who's got socialized medicine? The Palin kids!

Sarah Palin's husband Todd Palin has Native American ancestry, Yup'ik and Curyung. It recently came out that their grandson, Tripp Palin Johnston, is an enrolled member of the Curyung Tribal Council -- and receives free federal health care through Indian Health Services and the Alaska Native Medical Center. (Comments on that story claim that all of the Palin kids are enrolled and get taxpayer-supported health care, but I cannot confirm that at this time.)

Sarah Palin earned Politifact's "Lie of the Year" when she claimed that government-run health care would end up with "death panels" sending the elderly and disabled to their doom. But it looks like she just wanted to scare the rest of us off, make sure that there were plenty of government benefits to go around for her family and not let us riff-raff in on the deal.

Socialized medicine for the grandkids of the rich and powerful, while the rest of us get sick and go broke thanks to private health insurance. Yep, that's the greed and hypocrisy of the GOP we know and love.

it's official: we are going crazy, and we're exporting it to the world

A recent study by San Diego State University psychology professor Jean Twenge looked at Minnesota Multiphasic Personality Inventory (MMPI) test results for high school and college students from 1938 through 2007. (The results will be published in a future issue of the Clinical Psychology Review.) The MMPI is one of, if not the, most popular personality tests, which measures (or claims to measure) people's mental health along ten different axes.

Twenge found that in 2007, five times as many people surpassed the threshold to be considered to have mental health issues as did in 1938. Especially high were the increases in hypomania and depression. And this doesn't even consider the vast numbers of people taking antidepressants and other meds that alleviate the symptoms the MMPI asks about.

Now, add to the fact that as a nation we're going crazy, the fact that we're exporting our model of mental health to the rest of the world. We've been aggressively preaching that "mental illnesses" should be considered a "brain disease", in the theory that this would help remove the stigma around them.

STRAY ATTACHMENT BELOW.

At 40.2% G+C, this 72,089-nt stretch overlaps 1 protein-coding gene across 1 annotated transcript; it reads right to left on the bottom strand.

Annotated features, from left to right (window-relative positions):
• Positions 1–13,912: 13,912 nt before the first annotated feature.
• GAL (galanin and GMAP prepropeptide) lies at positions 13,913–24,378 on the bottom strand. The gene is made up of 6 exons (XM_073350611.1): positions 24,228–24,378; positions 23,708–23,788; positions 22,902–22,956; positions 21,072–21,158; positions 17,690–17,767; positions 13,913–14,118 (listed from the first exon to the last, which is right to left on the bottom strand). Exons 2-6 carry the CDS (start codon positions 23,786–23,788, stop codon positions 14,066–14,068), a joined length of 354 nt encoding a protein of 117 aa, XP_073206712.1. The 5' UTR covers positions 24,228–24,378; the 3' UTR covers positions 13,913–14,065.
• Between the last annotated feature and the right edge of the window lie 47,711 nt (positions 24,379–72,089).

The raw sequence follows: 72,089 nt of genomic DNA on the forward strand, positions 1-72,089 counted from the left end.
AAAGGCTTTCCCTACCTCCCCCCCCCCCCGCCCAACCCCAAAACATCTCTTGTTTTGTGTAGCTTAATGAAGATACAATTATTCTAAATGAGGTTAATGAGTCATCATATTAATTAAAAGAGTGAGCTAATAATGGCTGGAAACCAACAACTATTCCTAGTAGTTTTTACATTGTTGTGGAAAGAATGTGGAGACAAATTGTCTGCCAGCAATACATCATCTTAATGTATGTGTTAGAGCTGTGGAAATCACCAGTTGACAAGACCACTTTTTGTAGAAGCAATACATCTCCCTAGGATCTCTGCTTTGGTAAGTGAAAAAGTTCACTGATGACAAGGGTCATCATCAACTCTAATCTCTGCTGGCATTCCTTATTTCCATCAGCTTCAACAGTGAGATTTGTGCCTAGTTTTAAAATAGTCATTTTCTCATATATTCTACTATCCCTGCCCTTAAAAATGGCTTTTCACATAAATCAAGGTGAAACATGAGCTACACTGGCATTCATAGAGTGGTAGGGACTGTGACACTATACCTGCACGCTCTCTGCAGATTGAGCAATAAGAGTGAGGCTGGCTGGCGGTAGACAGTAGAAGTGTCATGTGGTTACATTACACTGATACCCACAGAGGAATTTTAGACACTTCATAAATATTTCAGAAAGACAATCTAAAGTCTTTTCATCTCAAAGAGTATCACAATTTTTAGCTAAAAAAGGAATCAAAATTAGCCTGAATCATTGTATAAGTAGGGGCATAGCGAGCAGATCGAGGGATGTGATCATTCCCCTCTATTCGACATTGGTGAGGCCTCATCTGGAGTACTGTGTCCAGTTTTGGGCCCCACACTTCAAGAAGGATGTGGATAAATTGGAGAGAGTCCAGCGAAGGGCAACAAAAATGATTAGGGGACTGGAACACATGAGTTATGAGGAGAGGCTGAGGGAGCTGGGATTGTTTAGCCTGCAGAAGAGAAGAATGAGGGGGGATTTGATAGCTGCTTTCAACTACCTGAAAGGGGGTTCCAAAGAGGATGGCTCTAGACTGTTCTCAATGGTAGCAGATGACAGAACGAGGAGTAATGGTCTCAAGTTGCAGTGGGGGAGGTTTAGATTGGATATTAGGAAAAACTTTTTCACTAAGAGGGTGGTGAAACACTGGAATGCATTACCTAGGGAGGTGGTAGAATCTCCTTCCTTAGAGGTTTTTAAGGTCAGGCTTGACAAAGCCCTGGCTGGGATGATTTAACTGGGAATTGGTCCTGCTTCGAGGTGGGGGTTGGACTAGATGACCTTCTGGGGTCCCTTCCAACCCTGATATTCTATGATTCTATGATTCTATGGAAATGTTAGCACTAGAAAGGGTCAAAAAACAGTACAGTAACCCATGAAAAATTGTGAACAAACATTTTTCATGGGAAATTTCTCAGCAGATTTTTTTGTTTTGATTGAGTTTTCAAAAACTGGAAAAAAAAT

According to the research of Professor Sheila Mehta of Auburn University, though, this in not actually the result: considering mental illness as a neurological defect actually tends to make other people treat the sufferer less kindly. Mehta has actually studied how other people treat those they believe have a "brain disease", versus those who they believe have a psychosocial problem. She says, “Viewing those with mental disorders as diseased sets them apart and may lead to our perceiving them as physically distinct. Biochemical aberrations make them almost a different species.”

This may be why schizophrenics in the United States and Europe, where the "brain disease" idea holds sway, have a significantly higher relapse rate than those in other countries. More "primitive" notions of mental illness may actually help keep the troubled individual in the social group, and religious beliefs that attribute their problem to "evil spirits" or somesuch may allow for calmness and acquiescence and a less stressful response.

double A-bomb victim dies

I posted previously about the strange case of Tsutomu Yamaguchi, who was in Hiroshima on a business trip on August 6, 1945 and his hometown of Nagasaki of August 9th, and thus was the only known survivor of both nuclear massacres.

Yamaguchi has died after a battle against stomach cancer. According to NPR,

Last month, Avatar director James Cameron visited Yamaguchi. Cameron is considering making a film of an upcoming book by Charles Pelegrino, The Last Train From Hiroshima: The Survivors Look Back.

After meeting with Cameron and Pellegrino, Yamaguchi told The Mainichi Daily News that he believed it is the director's "destiny" to make a film about the bombings.